- Phishing attacks form at least half of the total cyberattacks in the UK, making it essential that you’re aware of what they are – and how to prevent them.
- In this article, we’ll outline 5 of the most common phishing attacks in the UK, including spear phishing, whaling, angler fishing, smishing, and vishing.
It’ll come as no surprise that cyberattacks are commonplace in the UK.
But, despite what Hollywood movies would have you believe, the bulk of these aren’t carried out by a team of elite hackers. Instead, 55% of UK cyberattacks now involve phishing attempts. That means that, for the most part, attackers are now attempting to steal employee’s credentials, or simply trick them into giving them willingly, rather than brute-forcing their way in.
So, as a UK business, what do you need to know and how do you prevent becoming a victim?
Well, knowledge is power, so let’s look at the 5 most common phishing attacks in the UK – and how to avoid them.
“Spear phishing” might sound like an afternoon activity for a caveman, but the reality is something quite different.
Unlike conventional phishing, which targets a large volume of users with a fairly transparent attempt at stealing credentials and passwords, spear phishing is a much more targeted effort. In many cases, the attackers will create an email which is almost indistinguishable from a genuine one, even going so far as to use an email address in the “From” field which resembles the real one – at least at a glance.
Spear phishing is designed to trick users into clicking a link and willingly giving away their login credentials. To mitigate this, your company could create filters which tag incoming emails as external so that internal users know if someone’s trying to fool them. Alternatively, you could hold awareness training with your team or, to be really sure, you could even do “phish testing”. This is where you send a dummy phishing email to test your team’s response and educate accordingly.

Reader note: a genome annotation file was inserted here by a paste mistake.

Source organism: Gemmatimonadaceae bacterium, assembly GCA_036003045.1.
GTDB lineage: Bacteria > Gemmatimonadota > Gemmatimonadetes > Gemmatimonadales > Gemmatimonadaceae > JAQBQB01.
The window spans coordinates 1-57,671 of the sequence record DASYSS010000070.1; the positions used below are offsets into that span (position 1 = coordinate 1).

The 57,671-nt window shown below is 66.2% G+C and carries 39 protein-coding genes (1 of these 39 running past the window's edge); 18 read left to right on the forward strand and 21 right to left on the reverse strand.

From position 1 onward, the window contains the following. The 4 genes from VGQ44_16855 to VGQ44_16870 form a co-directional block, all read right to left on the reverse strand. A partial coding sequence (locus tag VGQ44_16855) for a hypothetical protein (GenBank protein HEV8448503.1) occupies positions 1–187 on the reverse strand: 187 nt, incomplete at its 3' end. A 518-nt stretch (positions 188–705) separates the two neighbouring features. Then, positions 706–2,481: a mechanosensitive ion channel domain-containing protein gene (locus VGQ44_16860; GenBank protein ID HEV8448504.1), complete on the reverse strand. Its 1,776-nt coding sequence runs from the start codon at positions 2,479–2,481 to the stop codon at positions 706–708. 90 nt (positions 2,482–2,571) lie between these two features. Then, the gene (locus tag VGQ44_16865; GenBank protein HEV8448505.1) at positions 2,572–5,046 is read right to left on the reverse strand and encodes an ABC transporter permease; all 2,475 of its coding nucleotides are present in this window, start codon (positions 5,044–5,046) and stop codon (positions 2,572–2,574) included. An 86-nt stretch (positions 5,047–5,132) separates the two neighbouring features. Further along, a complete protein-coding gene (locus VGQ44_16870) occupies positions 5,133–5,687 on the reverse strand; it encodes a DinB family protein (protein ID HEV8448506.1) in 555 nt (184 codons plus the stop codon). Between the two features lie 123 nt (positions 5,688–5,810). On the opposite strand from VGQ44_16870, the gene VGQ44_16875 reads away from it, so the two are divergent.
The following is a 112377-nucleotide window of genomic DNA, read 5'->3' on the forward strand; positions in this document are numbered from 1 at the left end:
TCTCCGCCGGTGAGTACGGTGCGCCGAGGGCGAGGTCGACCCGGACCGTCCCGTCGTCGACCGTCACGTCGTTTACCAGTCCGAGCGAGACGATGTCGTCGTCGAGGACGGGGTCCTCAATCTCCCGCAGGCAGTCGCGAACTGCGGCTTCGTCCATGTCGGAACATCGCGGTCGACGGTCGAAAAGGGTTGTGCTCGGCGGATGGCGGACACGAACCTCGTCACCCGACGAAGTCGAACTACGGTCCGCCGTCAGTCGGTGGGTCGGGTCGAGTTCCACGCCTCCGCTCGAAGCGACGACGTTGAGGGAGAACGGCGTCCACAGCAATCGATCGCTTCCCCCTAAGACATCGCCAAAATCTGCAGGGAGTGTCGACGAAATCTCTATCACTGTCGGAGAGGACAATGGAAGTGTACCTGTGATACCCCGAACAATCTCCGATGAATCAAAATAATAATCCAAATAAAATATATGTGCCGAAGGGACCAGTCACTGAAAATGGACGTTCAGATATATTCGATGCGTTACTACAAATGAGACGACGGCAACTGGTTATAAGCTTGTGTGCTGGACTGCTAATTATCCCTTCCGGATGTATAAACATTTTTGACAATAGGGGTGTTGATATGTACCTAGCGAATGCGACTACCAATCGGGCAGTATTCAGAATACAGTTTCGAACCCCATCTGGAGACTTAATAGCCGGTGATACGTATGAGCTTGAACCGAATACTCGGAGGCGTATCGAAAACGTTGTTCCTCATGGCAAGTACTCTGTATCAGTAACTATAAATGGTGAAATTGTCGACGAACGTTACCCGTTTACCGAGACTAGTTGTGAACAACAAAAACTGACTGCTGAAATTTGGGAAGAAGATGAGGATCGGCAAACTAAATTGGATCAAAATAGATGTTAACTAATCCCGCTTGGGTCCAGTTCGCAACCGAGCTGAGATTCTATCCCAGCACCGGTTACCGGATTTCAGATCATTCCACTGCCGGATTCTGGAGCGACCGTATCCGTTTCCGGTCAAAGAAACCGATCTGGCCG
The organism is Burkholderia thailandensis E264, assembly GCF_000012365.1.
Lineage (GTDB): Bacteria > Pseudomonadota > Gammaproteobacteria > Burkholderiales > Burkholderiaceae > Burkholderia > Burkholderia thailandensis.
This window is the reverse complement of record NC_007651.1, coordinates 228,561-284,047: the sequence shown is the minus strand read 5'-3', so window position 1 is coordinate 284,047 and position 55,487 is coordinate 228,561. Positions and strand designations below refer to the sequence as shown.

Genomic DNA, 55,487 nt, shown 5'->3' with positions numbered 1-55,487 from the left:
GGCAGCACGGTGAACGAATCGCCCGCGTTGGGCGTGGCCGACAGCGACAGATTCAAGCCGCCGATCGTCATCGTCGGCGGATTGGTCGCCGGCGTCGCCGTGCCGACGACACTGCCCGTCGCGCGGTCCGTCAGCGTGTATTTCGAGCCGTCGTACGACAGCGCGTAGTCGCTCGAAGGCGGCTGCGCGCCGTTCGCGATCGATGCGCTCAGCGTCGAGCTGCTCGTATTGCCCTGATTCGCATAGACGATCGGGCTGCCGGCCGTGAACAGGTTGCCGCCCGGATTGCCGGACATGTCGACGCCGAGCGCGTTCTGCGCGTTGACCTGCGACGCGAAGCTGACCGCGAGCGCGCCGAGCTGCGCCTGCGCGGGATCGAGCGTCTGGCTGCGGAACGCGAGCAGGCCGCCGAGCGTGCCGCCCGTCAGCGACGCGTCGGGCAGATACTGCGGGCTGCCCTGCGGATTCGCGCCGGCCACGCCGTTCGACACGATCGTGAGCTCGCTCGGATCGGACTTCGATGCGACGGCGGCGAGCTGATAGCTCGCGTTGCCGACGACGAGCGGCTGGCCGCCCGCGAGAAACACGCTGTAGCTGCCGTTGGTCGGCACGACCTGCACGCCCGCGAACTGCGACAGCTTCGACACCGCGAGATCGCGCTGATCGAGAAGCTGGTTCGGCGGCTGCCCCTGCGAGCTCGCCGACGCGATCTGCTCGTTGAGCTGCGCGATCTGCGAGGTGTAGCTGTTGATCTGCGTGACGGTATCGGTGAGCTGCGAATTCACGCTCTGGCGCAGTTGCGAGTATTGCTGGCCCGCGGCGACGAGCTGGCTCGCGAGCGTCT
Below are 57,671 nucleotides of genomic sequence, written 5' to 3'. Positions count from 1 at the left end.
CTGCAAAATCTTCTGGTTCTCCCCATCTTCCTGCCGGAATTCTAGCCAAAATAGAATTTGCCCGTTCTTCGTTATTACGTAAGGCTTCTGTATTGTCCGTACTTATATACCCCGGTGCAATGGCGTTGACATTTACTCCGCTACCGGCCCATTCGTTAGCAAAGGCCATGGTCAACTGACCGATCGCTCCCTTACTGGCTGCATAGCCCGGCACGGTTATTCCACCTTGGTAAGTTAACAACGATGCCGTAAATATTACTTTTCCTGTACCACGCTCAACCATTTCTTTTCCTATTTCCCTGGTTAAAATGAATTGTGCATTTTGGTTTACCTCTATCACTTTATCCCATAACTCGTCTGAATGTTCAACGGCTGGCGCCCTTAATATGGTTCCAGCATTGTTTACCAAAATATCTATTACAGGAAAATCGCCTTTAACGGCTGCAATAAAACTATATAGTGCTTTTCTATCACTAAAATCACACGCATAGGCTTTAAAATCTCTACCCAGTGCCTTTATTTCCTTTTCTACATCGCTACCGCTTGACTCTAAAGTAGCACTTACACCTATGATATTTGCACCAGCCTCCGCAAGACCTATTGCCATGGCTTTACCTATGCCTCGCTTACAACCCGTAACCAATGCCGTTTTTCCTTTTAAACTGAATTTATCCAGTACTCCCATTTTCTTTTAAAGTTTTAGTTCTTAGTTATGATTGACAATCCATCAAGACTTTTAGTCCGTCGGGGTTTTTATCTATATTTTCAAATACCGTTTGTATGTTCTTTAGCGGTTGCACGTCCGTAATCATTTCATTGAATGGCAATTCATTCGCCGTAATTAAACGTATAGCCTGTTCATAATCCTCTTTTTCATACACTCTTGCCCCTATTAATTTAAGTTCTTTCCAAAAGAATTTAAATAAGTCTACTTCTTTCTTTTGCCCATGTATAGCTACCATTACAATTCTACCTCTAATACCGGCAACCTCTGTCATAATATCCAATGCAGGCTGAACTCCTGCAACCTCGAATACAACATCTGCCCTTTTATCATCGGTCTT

“Whaling” is a cyberattack which is gaining some traction, especially in larger organisations whose teams who are spread across the world.
Whaling cyberattacks work by sending emails to a company which appear to be sent from an executive or other important member of the business. Naturally, most employees would open such an email, and can inadvertently give away business-critical files, like payroll information.
To avoid whaling attacks, employee education is essential. Along with tech solutions like tagging external emails, teaching your team how to distinguish a real internal email from a fraudulent one could genuinely save you millions.
With the huge rise in the popularity of social media, it’s no surprise that cyber-attackers are taking full advantage.
The “angler phishing” attack takes place on social media platforms like Facebook and Twitter, and relies on the open nature of these platforms. Here’s how it works: the attackers monitor social feeds and wait for someone to @tag a particular company with a complaint or question about their account. From there, attackers can use a fake social media account to pose as the company’s customer support team. A quick response and a few DMs later and you can see how some people might willingly hand over their passwords and other sensitive data.
As a business, you can avoid having an angler phishing attack posing as yourself by ensuring your genuine social profiles are well-advertised on your website and email signatures. Beyond that, you can also report any accounts which are posing as you to the social platforms – before they become a threat.
Mobile phones have quickly become part of the online security ecosystem, especially with the rise of measures like Multi-Factor Authentication. But mobile phones aren’t immune to cyberattacks, as the “smishing” attack proves.
At its most basic level, smishing refers to any phishing attack which uses SMS text messaging as its vector. Because text messages tend to be more personal and targeted, smishing attacks can be very effective, especially if they’re sophisticated enough to spoof the incoming phone number within the message.
To avoid your team falling victim to smishing attacks, it’s always worth double-checking the source of the text before responding.
“Vishing” (or voice phishing) is another form of telephone-based phishing, only this time it refers specifically to a phone call.
Attackers will phone the user and pose as an employee of another company, often a bank, to attempt to pilfer sensitive information like PIN numbers, passwords, or even the codes for bank card readers.
Luckily, vishing is quite easy to avoid from a B2B perspective, as most banks won’t ever ask you for these personal details over the phone. If in doubt, just hang up the phone, find the bank’s legitimate phone number from their website, and call them back. Doing this can quickly reveal a scam if someone’s trying to catch you out.
Want a cyber-security check-up? Our IT support team is here to help
With so many potential phishing attacks out there, you’ll want to be certain that your IT security is up to scratch.
At Get Support, we’ve spent decades assisting UK businesses with security hardening and prevention of cyberattacks – so we’re the right IT support company for the job.
For a free IT health check, just give our team a call today on 01865 59 4000 and we’ll help you better understand how to prevent the worst from happening to your business.